An Antipodean History of Interpretation
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In this paper, we explore the connections between intepretivism's core and its peripheries in both geographical and epistemological terms, by tracing the relationship between interpretivism and Australian political scholarship. In this task, we draw on some of the most celebrated and influential work on Australian politics-by political scientists but before them historians and anthropologists-to show how the approach typically undertaken by these researchers echoes key tenets of interpretivism, especially through an interest in subjective beliefs and experiences, a desire to uncover and bring to life richly contextualised detail, and a commitment to the abductive linking of theory and practice. As such, we suggest that the spread of this counter identity to interpretive researchers in Australia risks manufacturing a sense of methodological antipathy, marginalising the work of interpretivists from mainstream political scholarship.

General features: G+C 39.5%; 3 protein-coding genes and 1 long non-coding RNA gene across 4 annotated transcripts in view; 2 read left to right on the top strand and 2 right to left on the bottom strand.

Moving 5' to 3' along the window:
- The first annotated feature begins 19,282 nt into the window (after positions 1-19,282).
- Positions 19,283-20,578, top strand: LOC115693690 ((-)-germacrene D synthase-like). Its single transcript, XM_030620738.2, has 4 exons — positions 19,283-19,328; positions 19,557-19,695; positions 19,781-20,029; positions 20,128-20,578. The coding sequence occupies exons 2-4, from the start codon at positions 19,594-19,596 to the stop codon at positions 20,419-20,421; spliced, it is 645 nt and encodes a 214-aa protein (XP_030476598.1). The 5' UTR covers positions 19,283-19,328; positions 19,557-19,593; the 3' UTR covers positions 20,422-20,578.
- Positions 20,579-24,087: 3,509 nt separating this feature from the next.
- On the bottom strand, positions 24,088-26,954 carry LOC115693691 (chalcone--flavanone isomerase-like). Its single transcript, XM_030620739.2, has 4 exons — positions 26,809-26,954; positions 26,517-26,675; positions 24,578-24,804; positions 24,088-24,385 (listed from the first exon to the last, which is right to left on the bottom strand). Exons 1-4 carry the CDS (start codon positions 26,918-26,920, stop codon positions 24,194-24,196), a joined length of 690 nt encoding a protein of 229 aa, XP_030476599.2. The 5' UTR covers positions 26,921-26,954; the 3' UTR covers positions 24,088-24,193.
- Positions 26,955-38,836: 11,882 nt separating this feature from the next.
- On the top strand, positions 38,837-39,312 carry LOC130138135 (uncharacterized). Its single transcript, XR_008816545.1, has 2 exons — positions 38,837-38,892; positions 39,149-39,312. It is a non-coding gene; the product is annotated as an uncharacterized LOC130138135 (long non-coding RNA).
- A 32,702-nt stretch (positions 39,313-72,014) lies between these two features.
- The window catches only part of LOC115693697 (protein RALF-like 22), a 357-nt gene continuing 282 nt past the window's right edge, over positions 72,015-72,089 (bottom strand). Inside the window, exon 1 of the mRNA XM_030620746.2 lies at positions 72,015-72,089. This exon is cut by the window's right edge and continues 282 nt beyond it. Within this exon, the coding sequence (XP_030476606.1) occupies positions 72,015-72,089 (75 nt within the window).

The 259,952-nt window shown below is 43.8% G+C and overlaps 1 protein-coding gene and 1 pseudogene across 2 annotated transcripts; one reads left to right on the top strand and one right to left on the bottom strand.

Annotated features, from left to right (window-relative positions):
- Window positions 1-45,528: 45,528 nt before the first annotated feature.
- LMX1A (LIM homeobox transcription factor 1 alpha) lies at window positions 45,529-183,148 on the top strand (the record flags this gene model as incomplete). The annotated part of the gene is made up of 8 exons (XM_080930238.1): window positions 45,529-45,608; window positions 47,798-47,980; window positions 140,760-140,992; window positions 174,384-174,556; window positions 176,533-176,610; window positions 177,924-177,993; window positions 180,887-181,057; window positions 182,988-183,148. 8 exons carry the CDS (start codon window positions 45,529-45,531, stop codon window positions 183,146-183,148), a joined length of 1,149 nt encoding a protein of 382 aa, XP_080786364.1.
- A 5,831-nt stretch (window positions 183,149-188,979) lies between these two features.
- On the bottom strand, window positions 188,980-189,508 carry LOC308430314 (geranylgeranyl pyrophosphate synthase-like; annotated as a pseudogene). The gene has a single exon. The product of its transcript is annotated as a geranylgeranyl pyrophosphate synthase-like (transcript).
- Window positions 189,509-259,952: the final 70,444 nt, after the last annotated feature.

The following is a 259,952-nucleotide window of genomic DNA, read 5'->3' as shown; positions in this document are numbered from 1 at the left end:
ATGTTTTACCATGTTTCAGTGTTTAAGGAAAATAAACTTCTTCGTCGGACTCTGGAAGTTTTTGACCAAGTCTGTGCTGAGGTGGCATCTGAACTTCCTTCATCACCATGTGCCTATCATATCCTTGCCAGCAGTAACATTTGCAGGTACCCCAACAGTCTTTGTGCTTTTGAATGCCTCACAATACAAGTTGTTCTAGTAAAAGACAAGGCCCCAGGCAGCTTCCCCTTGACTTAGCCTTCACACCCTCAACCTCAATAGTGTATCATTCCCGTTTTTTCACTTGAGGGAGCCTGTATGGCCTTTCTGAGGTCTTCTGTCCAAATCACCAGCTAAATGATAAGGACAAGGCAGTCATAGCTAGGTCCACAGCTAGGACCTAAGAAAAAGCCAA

Australian Journal of Public Administration
© 2014 National Council of the Institute of Public Administration Australia. This is the author-manuscript version of the following article: An Antipodean History of Interpretation, Australian Journal of Public Administration, Vol. 73(3), 2014, pp. 296-306, which has been published in final form at http://dx.doi.org/10.1111/1467-8500.12083
Government and Politics of Asia and the Pacific